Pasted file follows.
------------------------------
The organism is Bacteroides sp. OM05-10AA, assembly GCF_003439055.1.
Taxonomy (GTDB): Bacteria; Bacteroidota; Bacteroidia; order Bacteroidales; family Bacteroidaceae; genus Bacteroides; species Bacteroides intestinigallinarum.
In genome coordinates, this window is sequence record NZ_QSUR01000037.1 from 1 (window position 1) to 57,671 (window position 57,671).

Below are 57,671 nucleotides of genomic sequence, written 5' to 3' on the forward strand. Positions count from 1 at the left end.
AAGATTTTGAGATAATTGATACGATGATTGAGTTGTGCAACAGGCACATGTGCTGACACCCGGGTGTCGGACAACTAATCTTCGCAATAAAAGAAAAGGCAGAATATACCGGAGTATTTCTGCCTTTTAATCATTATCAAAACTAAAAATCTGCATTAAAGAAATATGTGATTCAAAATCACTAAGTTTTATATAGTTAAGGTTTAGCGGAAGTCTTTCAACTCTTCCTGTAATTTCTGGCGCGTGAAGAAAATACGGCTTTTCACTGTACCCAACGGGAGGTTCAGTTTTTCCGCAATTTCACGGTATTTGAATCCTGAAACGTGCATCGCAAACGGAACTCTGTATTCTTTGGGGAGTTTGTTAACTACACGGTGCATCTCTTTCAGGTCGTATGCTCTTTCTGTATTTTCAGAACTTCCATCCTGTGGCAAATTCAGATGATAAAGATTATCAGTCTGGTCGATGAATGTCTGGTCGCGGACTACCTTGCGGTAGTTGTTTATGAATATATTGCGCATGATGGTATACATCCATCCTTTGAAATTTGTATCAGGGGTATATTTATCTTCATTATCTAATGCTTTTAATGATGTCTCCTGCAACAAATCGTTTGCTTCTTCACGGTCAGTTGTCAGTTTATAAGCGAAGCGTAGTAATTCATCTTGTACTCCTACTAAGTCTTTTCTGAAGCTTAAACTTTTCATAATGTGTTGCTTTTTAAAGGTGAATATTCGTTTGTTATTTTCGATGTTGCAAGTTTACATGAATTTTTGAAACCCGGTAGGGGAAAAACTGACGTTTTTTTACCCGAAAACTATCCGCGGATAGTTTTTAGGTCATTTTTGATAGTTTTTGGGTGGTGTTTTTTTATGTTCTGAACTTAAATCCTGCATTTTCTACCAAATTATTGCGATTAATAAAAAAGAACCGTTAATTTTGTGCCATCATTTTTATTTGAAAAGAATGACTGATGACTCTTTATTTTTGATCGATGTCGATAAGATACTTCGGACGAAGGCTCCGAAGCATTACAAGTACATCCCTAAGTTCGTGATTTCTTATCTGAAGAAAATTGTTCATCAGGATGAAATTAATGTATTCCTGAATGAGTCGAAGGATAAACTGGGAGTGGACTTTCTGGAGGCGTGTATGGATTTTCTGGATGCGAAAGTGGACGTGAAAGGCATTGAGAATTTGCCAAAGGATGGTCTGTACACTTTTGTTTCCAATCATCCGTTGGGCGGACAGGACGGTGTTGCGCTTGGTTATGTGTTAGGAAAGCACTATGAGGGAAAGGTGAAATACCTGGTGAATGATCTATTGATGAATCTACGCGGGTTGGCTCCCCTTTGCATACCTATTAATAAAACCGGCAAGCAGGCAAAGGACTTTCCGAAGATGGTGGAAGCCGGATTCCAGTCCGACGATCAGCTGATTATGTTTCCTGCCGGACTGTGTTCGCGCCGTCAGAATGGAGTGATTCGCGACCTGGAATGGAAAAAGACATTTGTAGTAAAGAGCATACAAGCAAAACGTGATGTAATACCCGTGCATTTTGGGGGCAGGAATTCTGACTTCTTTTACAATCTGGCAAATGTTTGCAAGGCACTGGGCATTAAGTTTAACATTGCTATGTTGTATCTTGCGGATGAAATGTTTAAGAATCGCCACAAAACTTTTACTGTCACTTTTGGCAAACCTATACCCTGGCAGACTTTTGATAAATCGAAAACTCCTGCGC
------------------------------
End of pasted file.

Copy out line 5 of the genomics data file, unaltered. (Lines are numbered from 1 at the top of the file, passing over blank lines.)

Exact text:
AAGATTTTGAGATAATTGATACGATGATTGAGTTGTGCAACAGGCACATGTGCTGACACCCGGGTGTCGGACAACTAATCTTCGCAATAAAAGAAAAGGCAGAATATACCGGAGTATTTCTGCCTTTTAATCATTATCAAAACTAAAAATCTGCATTAAAGAAATATGTGATTCAAAATCACTAAGTTTTATATAGTTAAGGTTTAGCGGAAGTCTTTCAACTCTTCCTGTAATTTCTGGCGCGTGAAGAAAATACGGCTTTTCACTGTACCCAACGGGAGGTTCAGTTTTTCCGCAATTTCACGGTATTTGAATCCTGAAACGTGCATCGCAAACGGAACTCTGTATTCTTTGGGGAGTTTGTTAACTACACGGTGCATCTCTTTCAGGTCGTATGCTCTTTCTGTATTTTCAGAACTTCCATCCTGTGGCAAATTCAGATGATAAAGATTATCAGTCTGGTCGATGAATGTCTGGTCGCGGACTACCTTGCGGTAGTTGTTTATGAATATATTGCGCATGATGGTATACATCCATCCTTTGAAATTTGTATCAGGGGTATATTTATCTTCATTATCTAATGCTTTTAATGATGTCTCCTGCAACAAATCGTTTGCTTCTTCACGGTCAGTTGTCAGTTTATAAGCGAAGCGTAGTAATTCATCTTGTACTCCTACTAAGTCTTTTCTGAAGCTTAAACTTTTCATAATGTGTTGCTTTTTAAAGGTGAATATTCGTTTGTTATTTTCGATGTTGCAAGTTTACATGAATTTTTGAAACCCGGTAGGGGAAAAACTGACGTTTTTTTACCCGAAAACTATCCGCGGATAGTTTTTAGGTCATTTTTGATAGTTTTTGGGTGGTGTTTTTTTATGTTCTGAACTTAAATCCTGCATTTTCTACCAAATTATTGCGATTAATAAAAAAGAACCGTTAATTTTGTGCCATCATTTTTATTTGAAAAGAATGACTGATGACTCTTTATTTTTGATCGATGTCGATAAGATACTTCGGACGAAGGCTCCGAAGCATTACAAGTACATCCCTAAGTTCGTGATTTCTTATCTGAAGAAAATTGTTCATCAGGATGAAATTAATGTATTCCTGAATGAGTCGAAGGATAAACTGGGAGTGGACTTTCTGGAGGCGTGTATGGATTTTCTGGATGCGAAAGTGGACGTGAAAGGCATTGAGAATTTGCCAAAGGATGGTCTGTACACTTTTGTTTCCAATCATCCGTTGGGCGGACAGGACGGTGTTGCGCTTGGTTATGTGTTAGGAAAGCACTATGAGGGAAAGGTGAAATACCTGGTGAATGATCTATTGATGAATCTACGCGGGTTGGCTCCCCTTTGCATACCTATTAATAAAACCGGCAAGCAGGCAAAGGACTTTCCGAAGATGGTGGAAGCCGGATTCCAGTCCGACGATCAGCTGATTATGTTTCCTGCCGGACTGTGTTCGCGCCGTCAGAATGGAGTGATTCGCGACCTGGAATGGAAAAAGACATTTGTAGTAAAGAGCATACAAGCAAAACGTGATGTAATACCCGTGCATTTTGGGGGCAGGAATTCTGACTTCTTTTACAATCTGGCAAATGTTTGCAAGGCACTGGGCATTAAGTTTAACATTGCTATGTTGTATCTTGCGGATGAAATGTTTAAGAATCGCCACAAAACTTTTACTGTCACTTTTGGCAAACCTATACCCTGGCAGACTTTTGATAAATCGAAAACTCCTGCGC